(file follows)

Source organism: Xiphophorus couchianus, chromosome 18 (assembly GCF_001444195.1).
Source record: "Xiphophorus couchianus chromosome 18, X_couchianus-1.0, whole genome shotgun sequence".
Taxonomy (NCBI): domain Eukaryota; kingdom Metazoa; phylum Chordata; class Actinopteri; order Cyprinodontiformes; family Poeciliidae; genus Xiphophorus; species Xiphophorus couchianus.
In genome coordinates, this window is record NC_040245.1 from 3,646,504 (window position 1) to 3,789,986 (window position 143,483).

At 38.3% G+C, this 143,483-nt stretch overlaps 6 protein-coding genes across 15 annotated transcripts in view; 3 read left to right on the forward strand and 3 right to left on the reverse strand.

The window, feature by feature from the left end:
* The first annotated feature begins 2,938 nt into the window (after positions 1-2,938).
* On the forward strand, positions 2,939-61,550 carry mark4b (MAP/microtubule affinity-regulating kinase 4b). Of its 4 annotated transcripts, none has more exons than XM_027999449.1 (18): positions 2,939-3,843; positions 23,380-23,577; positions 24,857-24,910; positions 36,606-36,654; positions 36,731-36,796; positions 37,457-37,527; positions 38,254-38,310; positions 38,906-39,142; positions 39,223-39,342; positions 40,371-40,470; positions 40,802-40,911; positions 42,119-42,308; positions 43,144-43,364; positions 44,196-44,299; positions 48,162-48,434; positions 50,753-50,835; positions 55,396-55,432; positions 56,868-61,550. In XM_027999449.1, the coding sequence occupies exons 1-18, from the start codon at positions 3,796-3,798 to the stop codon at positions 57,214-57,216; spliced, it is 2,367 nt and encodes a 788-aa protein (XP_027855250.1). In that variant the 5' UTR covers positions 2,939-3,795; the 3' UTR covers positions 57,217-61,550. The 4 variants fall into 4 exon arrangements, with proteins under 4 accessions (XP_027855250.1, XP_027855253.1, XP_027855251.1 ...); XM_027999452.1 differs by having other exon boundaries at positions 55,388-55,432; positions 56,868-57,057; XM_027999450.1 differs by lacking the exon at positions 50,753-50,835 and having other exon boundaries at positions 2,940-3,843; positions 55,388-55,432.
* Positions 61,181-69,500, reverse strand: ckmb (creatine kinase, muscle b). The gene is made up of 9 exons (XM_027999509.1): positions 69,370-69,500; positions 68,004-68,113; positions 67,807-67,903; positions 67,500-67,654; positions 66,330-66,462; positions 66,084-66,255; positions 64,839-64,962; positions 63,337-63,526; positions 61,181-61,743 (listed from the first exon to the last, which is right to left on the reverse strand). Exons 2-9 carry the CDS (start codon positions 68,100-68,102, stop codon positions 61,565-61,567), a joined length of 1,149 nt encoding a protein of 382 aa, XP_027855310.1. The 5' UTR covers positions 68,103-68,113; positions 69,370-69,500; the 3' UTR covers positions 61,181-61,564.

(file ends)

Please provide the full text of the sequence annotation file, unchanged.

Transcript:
Source organism: Xiphophorus couchianus, chromosome 18 (assembly GCF_001444195.1).
Source record: "Xiphophorus couchianus chromosome 18, X_couchianus-1.0, whole genome shotgun sequence".
Taxonomy (NCBI): domain Eukaryota; kingdom Metazoa; phylum Chordata; class Actinopteri; order Cyprinodontiformes; family Poeciliidae; genus Xiphophorus; species Xiphophorus couchianus.
In genome coordinates, this window is record NC_040245.1 from 3,646,504 (window position 1) to 3,789,986 (window position 143,483).

At 38.3% G+C, this 143,483-nt stretch overlaps 6 protein-coding genes across 15 annotated transcripts in view; 3 read left to right on the forward strand and 3 right to left on the reverse strand.

The window, feature by feature from the left end:
* The first annotated feature begins 2,938 nt into the window (after positions 1-2,938).
* On the forward strand, positions 2,939-61,550 carry mark4b (MAP/microtubule affinity-regulating kinase 4b). Of its 4 annotated transcripts, none has more exons than XM_027999449.1 (18): positions 2,939-3,843; positions 23,380-23,577; positions 24,857-24,910; positions 36,606-36,654; positions 36,731-36,796; positions 37,457-37,527; positions 38,254-38,310; positions 38,906-39,142; positions 39,223-39,342; positions 40,371-40,470; positions 40,802-40,911; positions 42,119-42,308; positions 43,144-43,364; positions 44,196-44,299; positions 48,162-48,434; positions 50,753-50,835; positions 55,396-55,432; positions 56,868-61,550. In XM_027999449.1, the coding sequence occupies exons 1-18, from the start codon at positions 3,796-3,798 to the stop codon at positions 57,214-57,216; spliced, it is 2,367 nt and encodes a 788-aa protein (XP_027855250.1). In that variant the 5' UTR covers positions 2,939-3,795; the 3' UTR covers positions 57,217-61,550. The 4 variants fall into 4 exon arrangements, with proteins under 4 accessions (XP_027855250.1, XP_027855253.1, XP_027855251.1 ...); XM_027999452.1 differs by having other exon boundaries at positions 55,388-55,432; positions 56,868-57,057; XM_027999450.1 differs by lacking the exon at positions 50,753-50,835 and having other exon boundaries at positions 2,940-3,843; positions 55,388-55,432.
* Positions 61,181-69,500, reverse strand: ckmb (creatine kinase, muscle b). The gene is made up of 9 exons (XM_027999509.1): positions 69,370-69,500; positions 68,004-68,113; positions 67,807-67,903; positions 67,500-67,654; positions 66,330-66,462; positions 66,084-66,255; positions 64,839-64,962; positions 63,337-63,526; positions 61,181-61,743 (listed from the first exon to the last, which is right to left on the reverse strand). Exons 2-9 carry the CDS (start codon positions 68,100-68,102, stop codon positions 61,565-61,567), a joined length of 1,149 nt encoding a protein of 382 aa, XP_027855310.1. The 5' UTR covers positions 68,103-68,113; positions 69,370-69,500; the 3' UTR covers positions 61,181-61,564.